Whether or not JPMorgan Chase & Co., the likely high bidder in this weekend’s emergency auction for First Republic Bank, will make the unusual exemption to the rule prohibiting banks with more than 10% of US deposits from buying competitors hangs in the balance.
According to those in the know, the Federal Deposit Insurance Corp. may seek approval of JPMorgan’s offer if the Office of the Comptroller of the Currency decides the deal warrants review. One of JPMorgan Chase’s main overseers is the OCC.
In the wake of the financial crisis of 2008, the United States instituted regulations meant to prevent banks from acquiring too much market share. However, the rules do allow for some exceptions, such as the taking over of failing or failing banks.
When competing against the government’s attempt to sell the First Republic, the nation’s largest bank, JPMorgan, has what CEO Jamie Dimon calls a “fortress balance sheet.” The FDIC has spent the day of Sunday considering proposals after the deadline for submissions expired, and they are anticipated to make a choice and announce it later that evening.
However, Money Isn’t The Only Thing Standing In The Way Of A Deal
Since only a handful of large banks hold more than 10% of total deposits in the United States, JP Morgan is prohibited from acquiring another deposit-taking institution by federal law.
If the largest bank in the country wanted to grow, it would want special treatment from the government. The FDIC has not yet decided whether or not to place First Republic into receivership, according to sources as of Friday evening.
California’s banking regulator, which would be responsible for making the final call on whether or not the San Francisco-based lender has failed, did not return calls seeking comment.
First Republic has a substantial portfolio of low-interest loans, including many jumbo mortgages to affluent borrowers. As interest rates have risen, the value of such debts has decreased, putting the lender at risk if they are liquidated.
Wealthy households and corporations withdrew funds from banks with such weaknesses in their balance sheets during last month’s regional banking crisis. To help financial institutions meet unexpected cash needs, the Federal Reserve created an emergency loan program.
First Republic Bank Will Be Saved By JPMorgan
JPMorgan Chase & Co (JPM.N), PNC Financial Services Group (PNC.N), and Citizens Financial Group Inc (CFG.N) were reportedly among the highest bidders. The FDIC is likely to soon announce the acquisition and seizure of the failing bank.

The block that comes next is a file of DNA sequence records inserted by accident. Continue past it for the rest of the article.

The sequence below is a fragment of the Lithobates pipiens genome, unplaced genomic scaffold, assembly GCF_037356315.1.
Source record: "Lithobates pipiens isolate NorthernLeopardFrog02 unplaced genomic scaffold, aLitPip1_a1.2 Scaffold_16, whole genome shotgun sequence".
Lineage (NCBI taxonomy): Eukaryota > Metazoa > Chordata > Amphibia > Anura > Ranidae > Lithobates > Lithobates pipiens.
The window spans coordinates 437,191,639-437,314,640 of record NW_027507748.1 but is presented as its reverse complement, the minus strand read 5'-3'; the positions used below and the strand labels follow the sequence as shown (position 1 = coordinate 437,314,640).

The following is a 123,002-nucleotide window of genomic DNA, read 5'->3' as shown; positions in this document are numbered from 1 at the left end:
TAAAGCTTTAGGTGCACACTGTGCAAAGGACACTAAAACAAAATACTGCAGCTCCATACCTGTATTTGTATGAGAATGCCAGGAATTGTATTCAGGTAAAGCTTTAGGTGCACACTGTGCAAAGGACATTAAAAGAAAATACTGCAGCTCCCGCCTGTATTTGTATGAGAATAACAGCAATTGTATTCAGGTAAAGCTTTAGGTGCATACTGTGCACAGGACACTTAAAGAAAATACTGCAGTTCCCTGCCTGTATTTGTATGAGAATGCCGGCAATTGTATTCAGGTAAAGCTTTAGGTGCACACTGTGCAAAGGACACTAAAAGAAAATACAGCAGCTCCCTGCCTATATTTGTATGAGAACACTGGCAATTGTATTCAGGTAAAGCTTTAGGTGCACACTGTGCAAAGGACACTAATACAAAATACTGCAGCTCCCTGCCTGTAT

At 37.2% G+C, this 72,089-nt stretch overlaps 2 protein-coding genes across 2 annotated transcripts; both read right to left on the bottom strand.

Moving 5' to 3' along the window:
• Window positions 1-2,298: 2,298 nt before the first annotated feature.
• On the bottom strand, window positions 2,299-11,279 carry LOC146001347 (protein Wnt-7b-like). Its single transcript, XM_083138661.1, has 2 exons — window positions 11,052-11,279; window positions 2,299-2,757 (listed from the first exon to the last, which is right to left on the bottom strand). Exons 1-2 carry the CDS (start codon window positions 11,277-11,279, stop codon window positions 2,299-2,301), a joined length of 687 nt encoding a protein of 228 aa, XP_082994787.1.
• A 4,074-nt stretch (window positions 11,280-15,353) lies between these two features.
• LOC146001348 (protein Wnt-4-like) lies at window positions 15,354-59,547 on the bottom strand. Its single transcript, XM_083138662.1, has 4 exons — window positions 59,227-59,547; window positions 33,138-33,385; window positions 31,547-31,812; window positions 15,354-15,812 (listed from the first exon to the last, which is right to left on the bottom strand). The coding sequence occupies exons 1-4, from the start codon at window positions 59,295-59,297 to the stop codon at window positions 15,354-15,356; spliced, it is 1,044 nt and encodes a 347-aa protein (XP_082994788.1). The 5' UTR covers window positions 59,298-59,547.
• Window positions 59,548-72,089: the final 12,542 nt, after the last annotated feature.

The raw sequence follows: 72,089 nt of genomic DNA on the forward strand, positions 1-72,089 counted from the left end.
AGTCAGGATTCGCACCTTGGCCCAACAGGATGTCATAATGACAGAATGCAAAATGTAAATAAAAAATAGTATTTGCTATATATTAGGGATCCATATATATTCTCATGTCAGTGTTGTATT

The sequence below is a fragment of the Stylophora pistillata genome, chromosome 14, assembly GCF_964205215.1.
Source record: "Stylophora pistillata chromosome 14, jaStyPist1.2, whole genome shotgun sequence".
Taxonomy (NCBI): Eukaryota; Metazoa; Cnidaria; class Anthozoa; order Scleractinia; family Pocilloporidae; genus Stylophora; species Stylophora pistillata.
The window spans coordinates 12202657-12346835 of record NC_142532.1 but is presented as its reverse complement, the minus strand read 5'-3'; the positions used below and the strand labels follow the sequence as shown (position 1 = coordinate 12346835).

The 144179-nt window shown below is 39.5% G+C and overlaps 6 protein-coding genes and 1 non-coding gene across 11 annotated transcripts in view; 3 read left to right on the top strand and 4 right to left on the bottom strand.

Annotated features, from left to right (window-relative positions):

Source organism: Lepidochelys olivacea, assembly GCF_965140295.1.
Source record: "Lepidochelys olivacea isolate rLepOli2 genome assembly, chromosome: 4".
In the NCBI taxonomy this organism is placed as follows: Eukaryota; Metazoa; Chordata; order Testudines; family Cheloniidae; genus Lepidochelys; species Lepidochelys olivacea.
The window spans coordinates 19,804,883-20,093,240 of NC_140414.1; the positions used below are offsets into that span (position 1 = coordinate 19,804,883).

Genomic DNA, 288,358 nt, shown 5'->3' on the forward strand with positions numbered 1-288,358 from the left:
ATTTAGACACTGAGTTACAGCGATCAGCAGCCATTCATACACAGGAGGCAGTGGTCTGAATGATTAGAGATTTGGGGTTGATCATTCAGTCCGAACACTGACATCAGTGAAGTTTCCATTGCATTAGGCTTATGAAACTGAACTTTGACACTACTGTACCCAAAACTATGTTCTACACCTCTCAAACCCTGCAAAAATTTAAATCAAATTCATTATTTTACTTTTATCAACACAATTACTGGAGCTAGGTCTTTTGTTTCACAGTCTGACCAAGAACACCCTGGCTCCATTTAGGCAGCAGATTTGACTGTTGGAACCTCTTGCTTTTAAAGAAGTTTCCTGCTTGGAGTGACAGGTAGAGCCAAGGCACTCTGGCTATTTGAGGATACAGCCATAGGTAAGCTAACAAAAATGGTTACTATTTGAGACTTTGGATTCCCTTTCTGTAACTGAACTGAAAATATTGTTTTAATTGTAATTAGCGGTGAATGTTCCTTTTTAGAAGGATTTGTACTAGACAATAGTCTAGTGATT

According to Reuters’s reporting, the U.S. regulator tried to make changes to the takeover offer so that it would meet certain criteria. Lender-owned assets were included in this category.
Meanwhile, neither the FDIC nor the FRC have issued a statement on the matter. Although Silicon Valley Bank and Signature Bank both failed in a similar fashion, the timing of the First Republic Bank Buyout deal couldn’t be better.
According to the data compiled, the share price of the lender (NYSE: FRC) decreased by 75% during the previous week. But over the past six months, its value has dropped by 97%. The current price is $3.51.
There has been little interest in a joint investment from the eleven banks who put $30 billion into First Republic in March to provide the company more time to find a private sector solution.
There have been recent suggestions that a group of larger banks buy First Republic’s assets for more than they are now worth. However, no consensus was reached.
Some stronger lenders, however, have been waiting for the government to step in and offer aid or put the bank in receivership, a resolution that would be more palatable to them and could result in the sale of the bank or its parts at favorable prices.
However, the FDIC would rather avoid a receivership because it could cause a multibillion-dollar loss to its own deposit insurance fund.
The cost of the failures of SVB and Signature Bank last month has prompted the agency to announce plans to levy a special assessment on the industry.
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